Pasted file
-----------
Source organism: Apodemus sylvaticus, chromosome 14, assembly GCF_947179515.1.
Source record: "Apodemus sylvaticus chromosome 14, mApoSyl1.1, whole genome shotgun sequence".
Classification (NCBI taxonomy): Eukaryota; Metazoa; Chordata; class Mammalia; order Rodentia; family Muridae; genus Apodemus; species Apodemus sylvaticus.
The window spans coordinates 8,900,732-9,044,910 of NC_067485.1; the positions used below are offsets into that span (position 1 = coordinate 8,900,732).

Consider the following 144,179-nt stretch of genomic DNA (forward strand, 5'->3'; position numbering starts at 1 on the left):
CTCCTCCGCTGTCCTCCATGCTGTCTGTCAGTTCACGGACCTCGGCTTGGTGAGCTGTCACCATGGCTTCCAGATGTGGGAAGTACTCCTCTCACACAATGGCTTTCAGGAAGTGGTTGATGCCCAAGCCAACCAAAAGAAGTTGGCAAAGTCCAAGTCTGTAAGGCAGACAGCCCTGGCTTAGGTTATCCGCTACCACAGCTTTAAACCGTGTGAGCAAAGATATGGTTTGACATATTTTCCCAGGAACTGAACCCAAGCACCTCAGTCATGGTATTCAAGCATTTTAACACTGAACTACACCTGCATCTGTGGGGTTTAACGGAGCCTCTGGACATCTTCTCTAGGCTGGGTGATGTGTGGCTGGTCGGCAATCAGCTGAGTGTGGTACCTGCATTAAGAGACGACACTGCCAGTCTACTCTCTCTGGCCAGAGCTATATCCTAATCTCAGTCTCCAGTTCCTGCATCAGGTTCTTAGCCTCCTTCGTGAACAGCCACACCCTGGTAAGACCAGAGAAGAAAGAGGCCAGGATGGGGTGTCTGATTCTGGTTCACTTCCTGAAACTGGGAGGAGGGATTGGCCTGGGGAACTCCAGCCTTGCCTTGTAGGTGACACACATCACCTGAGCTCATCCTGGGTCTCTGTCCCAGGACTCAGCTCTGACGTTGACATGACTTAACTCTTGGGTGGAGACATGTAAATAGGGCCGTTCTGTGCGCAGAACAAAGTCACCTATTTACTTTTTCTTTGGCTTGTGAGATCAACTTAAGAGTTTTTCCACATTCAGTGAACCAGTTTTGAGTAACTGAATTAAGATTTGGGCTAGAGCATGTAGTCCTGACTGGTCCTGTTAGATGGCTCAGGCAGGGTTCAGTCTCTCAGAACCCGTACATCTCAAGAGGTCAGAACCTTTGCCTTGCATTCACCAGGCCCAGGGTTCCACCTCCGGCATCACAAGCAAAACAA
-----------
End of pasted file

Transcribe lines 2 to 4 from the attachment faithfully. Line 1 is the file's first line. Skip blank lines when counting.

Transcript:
Source record: "Apodemus sylvaticus chromosome 14, mApoSyl1.1, whole genome shotgun sequence".
Classification (NCBI taxonomy): Eukaryota; Metazoa; Chordata; class Mammalia; order Rodentia; family Muridae; genus Apodemus; species Apodemus sylvaticus.
The window spans coordinates 8,900,732-9,044,910 of NC_067485.1; the positions used below are offsets into that span (position 1 = coordinate 8,900,732).